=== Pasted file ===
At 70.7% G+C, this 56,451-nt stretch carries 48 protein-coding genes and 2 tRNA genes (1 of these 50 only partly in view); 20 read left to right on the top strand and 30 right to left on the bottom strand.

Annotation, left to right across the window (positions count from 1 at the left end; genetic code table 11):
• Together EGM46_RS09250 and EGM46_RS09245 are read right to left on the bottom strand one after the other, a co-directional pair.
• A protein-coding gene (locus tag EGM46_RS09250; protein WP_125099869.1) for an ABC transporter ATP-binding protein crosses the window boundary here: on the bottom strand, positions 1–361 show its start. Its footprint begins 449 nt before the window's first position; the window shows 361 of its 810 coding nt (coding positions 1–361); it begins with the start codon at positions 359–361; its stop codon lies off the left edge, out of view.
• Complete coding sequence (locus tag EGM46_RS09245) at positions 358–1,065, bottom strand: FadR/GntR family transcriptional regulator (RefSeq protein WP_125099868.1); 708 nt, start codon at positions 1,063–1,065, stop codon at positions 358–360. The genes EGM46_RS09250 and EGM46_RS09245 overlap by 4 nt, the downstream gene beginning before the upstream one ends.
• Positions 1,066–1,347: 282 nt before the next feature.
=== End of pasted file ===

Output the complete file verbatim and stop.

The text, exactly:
At 70.7% G+C, this 56,451-nt stretch carries 48 protein-coding genes and 2 tRNA genes (1 of these 50 only partly in view); 20 read left to right on the top strand and 30 right to left on the bottom strand.

Annotation, left to right across the window (positions count from 1 at the left end; genetic code table 11):
• Together EGM46_RS09250 and EGM46_RS09245 are read right to left on the bottom strand one after the other, a co-directional pair.
• A protein-coding gene (locus tag EGM46_RS09250; protein WP_125099869.1) for an ABC transporter ATP-binding protein crosses the window boundary here: on the bottom strand, positions 1–361 show its start. Its footprint begins 449 nt before the window's first position; the window shows 361 of its 810 coding nt (coding positions 1–361); it begins with the start codon at positions 359–361; its stop codon lies off the left edge, out of view.
• Complete coding sequence (locus tag EGM46_RS09245) at positions 358–1,065, bottom strand: FadR/GntR family transcriptional regulator (RefSeq protein WP_125099868.1); 708 nt, start codon at positions 1,063–1,065, stop codon at positions 358–360. The genes EGM46_RS09250 and EGM46_RS09245 overlap by 4 nt, the downstream gene beginning before the upstream one ends.
• Positions 1,066–1,347: 282 nt before the next feature.